Harvard Law Review: Volume 125, Number 5 - March 2012
By: Harvard Law Review
Length: 377 pages
Release date: Mar 19, 2012
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Featured articles in the March 2012 issue are from such recognized scholars as Jody Freeman and Jim Rossi, on the coordination of administrative agencies when they share regulatory space, and James Whitman, reviewing Bernard Harcourt's new book on the illusion of free markets as to prisons. Student contributions explore the law relating to antitrust law and business deception; the failed Google Books settlement; mergers and acquisitions; materiality in securities law; administrative law; patentable subject matter; and paid sick leave. Finally, the issue includes two Book Notes.
The Harvard Law Review is a student-run organization whose primary purpose is to publish a journal of legal scholarship. The organization is formally independent of the Harvard Law School. Student editors make all editorial and organizational decisions. Aside from serving as an important academic forum for legal scholarship, the Review has two other goals. First, the journal is designed to be an effective research tool for practicing lawyers and students of the law. Second, it provides opportunities for Review members to develop their own editing and writing skills. Accordingly, each issue contains pieces by student editors as well as outside authors. The Review generally publishes articles by professors, judges, and practitioners and solicits reviews of important recent books from recognized experts. Most student writing takes the form of Notes, Recent Cases, Recent Legislation, and Book Notes.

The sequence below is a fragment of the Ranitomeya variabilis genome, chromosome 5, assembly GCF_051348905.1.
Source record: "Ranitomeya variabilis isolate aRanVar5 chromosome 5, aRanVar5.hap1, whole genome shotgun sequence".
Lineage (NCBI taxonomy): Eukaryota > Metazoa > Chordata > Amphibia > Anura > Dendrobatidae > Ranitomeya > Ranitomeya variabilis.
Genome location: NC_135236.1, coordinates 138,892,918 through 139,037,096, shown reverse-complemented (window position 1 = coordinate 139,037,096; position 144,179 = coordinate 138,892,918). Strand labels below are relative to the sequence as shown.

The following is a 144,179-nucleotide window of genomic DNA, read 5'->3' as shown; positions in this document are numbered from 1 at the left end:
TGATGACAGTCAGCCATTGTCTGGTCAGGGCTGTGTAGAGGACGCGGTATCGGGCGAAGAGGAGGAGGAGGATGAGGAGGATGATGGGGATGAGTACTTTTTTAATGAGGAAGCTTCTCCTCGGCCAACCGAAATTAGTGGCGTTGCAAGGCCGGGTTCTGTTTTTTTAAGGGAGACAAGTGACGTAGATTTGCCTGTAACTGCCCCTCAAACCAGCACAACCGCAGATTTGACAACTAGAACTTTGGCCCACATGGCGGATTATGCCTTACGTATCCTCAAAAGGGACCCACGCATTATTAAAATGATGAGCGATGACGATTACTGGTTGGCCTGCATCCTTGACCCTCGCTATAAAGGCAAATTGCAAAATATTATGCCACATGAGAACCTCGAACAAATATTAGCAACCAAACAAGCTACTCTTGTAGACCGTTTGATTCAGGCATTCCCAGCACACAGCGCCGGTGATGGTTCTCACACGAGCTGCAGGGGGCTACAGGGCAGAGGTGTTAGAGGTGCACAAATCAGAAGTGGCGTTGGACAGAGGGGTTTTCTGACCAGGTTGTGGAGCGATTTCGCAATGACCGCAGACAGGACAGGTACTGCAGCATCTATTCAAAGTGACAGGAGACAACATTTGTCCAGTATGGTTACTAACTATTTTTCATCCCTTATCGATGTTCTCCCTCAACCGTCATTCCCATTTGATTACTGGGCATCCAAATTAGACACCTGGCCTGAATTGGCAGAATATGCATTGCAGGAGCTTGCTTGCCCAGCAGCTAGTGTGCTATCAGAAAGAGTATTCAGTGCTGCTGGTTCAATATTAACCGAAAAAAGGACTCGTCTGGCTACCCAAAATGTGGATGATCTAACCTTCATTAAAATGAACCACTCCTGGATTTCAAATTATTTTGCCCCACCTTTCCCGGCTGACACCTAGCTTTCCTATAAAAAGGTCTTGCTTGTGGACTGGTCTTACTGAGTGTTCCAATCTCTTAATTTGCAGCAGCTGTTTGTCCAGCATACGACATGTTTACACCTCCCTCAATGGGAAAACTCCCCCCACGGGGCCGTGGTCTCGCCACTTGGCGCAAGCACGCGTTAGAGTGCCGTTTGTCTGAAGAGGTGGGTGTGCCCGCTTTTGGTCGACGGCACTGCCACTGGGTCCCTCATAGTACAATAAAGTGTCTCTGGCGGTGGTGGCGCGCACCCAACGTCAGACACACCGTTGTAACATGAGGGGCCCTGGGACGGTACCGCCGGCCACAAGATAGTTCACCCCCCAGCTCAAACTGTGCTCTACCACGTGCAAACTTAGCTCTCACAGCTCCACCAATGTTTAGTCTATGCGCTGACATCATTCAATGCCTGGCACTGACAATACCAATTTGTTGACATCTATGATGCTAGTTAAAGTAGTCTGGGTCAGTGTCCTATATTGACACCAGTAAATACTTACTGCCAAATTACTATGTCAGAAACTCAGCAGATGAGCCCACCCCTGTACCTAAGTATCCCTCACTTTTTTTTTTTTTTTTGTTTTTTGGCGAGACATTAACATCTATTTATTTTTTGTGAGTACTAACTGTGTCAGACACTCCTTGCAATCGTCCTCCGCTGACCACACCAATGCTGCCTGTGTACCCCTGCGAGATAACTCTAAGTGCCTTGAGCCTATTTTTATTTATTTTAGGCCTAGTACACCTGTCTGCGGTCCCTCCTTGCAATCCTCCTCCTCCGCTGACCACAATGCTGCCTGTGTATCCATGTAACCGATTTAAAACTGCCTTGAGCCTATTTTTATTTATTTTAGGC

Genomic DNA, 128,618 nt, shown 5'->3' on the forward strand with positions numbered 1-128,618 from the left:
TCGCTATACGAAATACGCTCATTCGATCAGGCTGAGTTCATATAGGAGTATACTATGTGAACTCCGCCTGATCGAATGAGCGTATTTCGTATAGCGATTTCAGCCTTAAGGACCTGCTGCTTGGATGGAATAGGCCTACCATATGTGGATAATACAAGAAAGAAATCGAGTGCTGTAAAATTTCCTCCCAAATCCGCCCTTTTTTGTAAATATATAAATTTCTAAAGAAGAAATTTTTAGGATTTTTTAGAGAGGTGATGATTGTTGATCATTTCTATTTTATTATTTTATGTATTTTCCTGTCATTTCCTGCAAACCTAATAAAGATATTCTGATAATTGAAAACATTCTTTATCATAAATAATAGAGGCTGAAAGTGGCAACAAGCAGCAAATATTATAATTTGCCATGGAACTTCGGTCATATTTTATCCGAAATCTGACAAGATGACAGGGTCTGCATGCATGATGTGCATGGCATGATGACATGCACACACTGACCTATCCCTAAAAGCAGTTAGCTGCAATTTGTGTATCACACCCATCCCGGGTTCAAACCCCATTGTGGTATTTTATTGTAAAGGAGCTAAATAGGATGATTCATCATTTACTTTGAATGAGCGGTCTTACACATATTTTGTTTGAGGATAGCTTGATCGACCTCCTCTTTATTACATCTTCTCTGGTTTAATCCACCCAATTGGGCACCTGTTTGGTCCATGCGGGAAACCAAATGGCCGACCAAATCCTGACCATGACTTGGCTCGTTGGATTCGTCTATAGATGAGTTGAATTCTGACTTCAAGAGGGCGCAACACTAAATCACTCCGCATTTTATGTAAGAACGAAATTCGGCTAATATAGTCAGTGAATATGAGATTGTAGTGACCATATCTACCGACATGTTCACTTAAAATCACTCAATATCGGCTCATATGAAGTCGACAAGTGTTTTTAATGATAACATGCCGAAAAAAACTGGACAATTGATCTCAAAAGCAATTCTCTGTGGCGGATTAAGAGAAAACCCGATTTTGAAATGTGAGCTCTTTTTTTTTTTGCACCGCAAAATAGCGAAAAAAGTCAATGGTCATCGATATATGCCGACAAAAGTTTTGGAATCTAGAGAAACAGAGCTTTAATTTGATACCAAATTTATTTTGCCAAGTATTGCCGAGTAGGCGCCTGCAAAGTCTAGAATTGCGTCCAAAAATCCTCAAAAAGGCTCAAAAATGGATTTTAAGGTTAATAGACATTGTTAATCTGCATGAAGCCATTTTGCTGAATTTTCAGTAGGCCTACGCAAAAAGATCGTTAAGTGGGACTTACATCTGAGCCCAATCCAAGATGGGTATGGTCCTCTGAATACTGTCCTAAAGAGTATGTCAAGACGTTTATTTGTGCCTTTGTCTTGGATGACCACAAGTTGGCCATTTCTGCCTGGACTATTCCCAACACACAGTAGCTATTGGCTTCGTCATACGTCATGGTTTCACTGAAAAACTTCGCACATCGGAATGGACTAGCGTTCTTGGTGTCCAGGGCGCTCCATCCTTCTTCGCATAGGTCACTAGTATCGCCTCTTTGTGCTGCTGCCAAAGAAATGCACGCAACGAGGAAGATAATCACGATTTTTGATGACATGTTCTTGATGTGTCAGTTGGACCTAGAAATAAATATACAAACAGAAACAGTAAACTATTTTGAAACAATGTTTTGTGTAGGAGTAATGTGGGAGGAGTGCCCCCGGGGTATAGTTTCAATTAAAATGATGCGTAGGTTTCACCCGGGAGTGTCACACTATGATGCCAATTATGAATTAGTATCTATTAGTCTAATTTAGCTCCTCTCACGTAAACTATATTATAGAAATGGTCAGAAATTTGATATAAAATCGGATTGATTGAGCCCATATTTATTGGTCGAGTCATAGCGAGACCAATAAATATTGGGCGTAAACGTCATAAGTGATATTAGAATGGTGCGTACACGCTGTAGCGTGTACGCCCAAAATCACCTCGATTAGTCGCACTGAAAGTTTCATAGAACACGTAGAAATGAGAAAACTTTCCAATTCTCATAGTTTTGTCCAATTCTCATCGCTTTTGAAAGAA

This issue of the Review is March 2012, the fifth issue of academic year 2011-2012 (Volume 125).